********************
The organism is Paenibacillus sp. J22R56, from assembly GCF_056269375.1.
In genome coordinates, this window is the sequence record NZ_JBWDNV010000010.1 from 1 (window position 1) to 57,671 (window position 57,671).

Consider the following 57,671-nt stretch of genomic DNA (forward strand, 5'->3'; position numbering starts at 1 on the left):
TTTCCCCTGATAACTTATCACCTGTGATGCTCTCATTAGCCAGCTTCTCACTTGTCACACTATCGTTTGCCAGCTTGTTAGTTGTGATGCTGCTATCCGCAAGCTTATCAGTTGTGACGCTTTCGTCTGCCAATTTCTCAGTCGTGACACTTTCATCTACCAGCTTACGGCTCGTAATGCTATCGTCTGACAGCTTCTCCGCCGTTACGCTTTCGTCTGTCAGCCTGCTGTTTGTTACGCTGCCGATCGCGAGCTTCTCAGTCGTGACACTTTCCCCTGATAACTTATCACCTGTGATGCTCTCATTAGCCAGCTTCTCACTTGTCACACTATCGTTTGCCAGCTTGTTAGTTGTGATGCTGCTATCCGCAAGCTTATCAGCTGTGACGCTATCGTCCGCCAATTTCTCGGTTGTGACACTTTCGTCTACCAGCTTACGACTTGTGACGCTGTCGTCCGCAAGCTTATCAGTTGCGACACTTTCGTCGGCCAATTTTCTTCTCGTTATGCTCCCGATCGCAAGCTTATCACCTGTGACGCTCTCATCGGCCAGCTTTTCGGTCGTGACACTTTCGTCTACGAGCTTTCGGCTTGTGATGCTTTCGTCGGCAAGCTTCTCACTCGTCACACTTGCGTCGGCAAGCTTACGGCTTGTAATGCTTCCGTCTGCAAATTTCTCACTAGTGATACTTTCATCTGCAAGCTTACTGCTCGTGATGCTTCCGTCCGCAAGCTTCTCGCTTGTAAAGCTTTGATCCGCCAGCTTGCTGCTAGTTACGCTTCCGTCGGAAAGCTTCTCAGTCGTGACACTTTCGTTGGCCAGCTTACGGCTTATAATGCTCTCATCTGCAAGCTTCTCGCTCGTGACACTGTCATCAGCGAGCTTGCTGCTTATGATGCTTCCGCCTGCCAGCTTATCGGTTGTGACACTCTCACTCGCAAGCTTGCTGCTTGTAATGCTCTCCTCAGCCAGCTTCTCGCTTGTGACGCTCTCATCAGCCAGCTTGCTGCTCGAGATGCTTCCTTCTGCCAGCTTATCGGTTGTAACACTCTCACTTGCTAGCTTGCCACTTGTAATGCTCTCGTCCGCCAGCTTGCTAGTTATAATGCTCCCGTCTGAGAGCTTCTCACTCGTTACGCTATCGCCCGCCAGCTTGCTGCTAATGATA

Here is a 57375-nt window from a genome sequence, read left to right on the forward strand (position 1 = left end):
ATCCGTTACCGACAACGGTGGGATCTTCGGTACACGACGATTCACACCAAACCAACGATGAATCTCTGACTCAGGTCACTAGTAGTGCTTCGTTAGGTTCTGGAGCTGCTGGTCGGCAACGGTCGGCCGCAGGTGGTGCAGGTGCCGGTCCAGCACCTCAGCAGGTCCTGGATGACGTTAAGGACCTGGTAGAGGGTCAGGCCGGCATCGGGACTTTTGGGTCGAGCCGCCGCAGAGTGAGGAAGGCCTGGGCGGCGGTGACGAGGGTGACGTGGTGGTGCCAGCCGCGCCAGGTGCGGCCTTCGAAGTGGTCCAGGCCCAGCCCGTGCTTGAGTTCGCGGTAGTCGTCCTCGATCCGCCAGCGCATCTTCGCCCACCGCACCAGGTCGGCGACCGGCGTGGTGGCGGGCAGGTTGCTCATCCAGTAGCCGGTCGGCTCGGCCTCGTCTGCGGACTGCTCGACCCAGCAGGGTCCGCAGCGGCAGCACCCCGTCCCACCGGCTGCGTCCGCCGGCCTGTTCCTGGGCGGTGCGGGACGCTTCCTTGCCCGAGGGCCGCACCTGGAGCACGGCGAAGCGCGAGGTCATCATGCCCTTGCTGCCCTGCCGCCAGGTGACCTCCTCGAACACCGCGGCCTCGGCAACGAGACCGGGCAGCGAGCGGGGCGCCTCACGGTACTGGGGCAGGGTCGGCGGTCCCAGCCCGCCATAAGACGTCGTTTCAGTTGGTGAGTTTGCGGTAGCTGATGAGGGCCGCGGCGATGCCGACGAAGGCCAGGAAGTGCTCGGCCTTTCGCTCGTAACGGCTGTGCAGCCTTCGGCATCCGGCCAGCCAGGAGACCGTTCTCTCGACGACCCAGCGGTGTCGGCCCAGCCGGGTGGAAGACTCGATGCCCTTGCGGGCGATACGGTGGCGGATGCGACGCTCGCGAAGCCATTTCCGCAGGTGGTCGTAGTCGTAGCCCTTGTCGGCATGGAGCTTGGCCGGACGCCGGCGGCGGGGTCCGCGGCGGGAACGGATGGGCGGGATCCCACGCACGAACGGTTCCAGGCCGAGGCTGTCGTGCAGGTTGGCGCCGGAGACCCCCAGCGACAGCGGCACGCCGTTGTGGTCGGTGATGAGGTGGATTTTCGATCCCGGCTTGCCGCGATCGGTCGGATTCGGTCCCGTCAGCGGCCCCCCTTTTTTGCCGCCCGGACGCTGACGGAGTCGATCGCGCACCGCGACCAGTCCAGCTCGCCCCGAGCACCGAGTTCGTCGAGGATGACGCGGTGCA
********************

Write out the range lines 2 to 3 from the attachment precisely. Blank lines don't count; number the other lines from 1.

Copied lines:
In genome coordinates, this window is the sequence record NZ_JBWDNV010000010.1 from 1 (window position 1) to 57,671 (window position 57,671).

Consider the following 57,671-nt stretch of genomic DNA (forward strand, 5'->3'; position numbering starts at 1 on the left):